Weekly Motor Fix: the little Lotus from the big screen

7 September, 2015


Unlike our more hipsterish brothers over at NZ Performance Car, elderly classic car editors don’t often get to the movies. So you’ll have to forgive us for mentioning a movie that, although it came out a few years back, we only just saw for the first time a few days ago — Red 2. Well, actually, we really only watched the bit with the Lotus Exige S. And while the subsequent car chase was very good — taking full advantage of the Exige’s compact size to duck under barriers, dive between the axles of a container truck, and allow a spot of seriously cool drive-by gunplay — what really caught our attention was the scene where Dame Helen Mirren actually swept aboard the Lotus.

If you’ve ever crawled into the cramped cabin of an Exige — as we at New Zealand Classic Car have many times — you’ll instantly be aware that a spot of ‘movie magic’ was quite obviously involved during the filming of the aforementioned scene.

Our seasoned editor is almost 10 years younger than Helen Mirren — who was knocking on the door of 70 when she appeared in Red 2 — but he struggles to cram himself into an Exige with any degree of dignity, as can be seen in our photograph (an image that also explains why he rarely, if ever, puts the hood up on the editorial Elise).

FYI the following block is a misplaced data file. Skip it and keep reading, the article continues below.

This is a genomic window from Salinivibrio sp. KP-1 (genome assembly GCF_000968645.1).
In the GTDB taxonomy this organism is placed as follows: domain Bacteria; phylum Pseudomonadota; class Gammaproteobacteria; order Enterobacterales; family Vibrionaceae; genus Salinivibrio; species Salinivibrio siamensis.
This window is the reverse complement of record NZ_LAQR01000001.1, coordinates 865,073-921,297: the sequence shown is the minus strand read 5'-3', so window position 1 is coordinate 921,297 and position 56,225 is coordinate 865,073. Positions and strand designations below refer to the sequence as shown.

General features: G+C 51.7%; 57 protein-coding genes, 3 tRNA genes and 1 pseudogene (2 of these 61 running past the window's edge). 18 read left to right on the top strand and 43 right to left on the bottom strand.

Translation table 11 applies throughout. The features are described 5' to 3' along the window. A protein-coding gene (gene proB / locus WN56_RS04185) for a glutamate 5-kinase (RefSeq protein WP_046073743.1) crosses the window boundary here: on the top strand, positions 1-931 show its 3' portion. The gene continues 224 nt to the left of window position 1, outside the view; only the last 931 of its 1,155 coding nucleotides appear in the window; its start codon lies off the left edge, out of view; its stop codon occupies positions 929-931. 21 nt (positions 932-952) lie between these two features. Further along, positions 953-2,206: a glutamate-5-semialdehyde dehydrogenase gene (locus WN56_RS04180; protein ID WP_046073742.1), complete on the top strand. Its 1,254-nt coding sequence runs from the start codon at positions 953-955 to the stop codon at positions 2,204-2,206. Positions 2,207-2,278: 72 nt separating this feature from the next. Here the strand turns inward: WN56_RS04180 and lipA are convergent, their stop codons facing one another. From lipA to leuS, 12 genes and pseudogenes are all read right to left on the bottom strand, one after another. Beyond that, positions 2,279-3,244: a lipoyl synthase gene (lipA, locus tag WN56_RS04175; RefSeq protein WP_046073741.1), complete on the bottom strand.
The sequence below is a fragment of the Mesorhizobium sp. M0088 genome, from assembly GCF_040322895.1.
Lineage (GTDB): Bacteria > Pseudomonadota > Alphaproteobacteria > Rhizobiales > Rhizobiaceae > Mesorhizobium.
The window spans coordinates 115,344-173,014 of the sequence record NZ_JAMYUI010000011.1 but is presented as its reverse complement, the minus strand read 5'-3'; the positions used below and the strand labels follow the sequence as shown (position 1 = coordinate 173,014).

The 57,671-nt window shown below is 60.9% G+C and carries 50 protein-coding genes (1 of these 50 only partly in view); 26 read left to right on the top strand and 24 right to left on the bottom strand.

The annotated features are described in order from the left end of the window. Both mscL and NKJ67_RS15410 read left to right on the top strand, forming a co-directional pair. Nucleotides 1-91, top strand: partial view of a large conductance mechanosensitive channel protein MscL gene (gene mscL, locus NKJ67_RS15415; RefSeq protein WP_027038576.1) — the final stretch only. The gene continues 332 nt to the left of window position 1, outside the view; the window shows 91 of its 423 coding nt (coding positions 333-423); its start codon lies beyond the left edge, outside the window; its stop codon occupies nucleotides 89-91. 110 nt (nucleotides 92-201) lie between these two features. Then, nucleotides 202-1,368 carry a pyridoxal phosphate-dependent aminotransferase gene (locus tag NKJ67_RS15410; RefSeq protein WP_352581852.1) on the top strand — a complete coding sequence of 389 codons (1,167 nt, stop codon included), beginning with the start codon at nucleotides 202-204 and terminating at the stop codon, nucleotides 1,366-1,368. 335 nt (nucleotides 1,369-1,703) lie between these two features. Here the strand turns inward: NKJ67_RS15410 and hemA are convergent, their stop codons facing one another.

Photo: sourced

Alright, Helen Mirren does appear to be rather better preserved than our editor (not to mention a whole lot better looking), but are we really expected to believe that an over-aged pensioner film star can demonstrate the flexibility of a teenager by diving into the cockpit of an Exige with such remarkable split-second speed?!

Ah, if only we could all utilize jump cuts to cover up those awkward, real-life moments!

Travelling companion

It’s easy to see why the Morris Minor Traveller was one of the best-loved variants of the Morris Minor. Introduced in 1953, it was equipped with the same independent torsion bar front suspension, drum brakes, and rack and pinion steering as its saloon sibling but, with their foldable rear seat increasing versatility, many Travellers were used as trade vehicles, says Derek Goddard. Derek and Gail Goddard, the owners of this superbly restored example, have run Morris Minors since before they were married in 1974.
“Our honeymoon vehicle was a blue Morris Minor van — it was a rust bucket,” says Derek.

Super Leicht Gullwing

It’s fair to say that nothing much in the classic Mercedes world gets past Mercedes-Benz Club stalwart Garry Boyce so it wasn’t surprising to learn that around 15 years ago he had sniffed out an extremely rare 300SL lightweight Gullwing as well as a 1958 300SL Roadster hiding away in the Waikato. The cars were not for sale but Garry eventually managed to persuade the owner to allow him and his restoration team to take a look at the Roadster. They discovered a very distressed but largely unmolested car. The car was so original that the body had never been off the chassis, meaning most of the parts and fittings were still present and correct, as they had been fitted by the factory.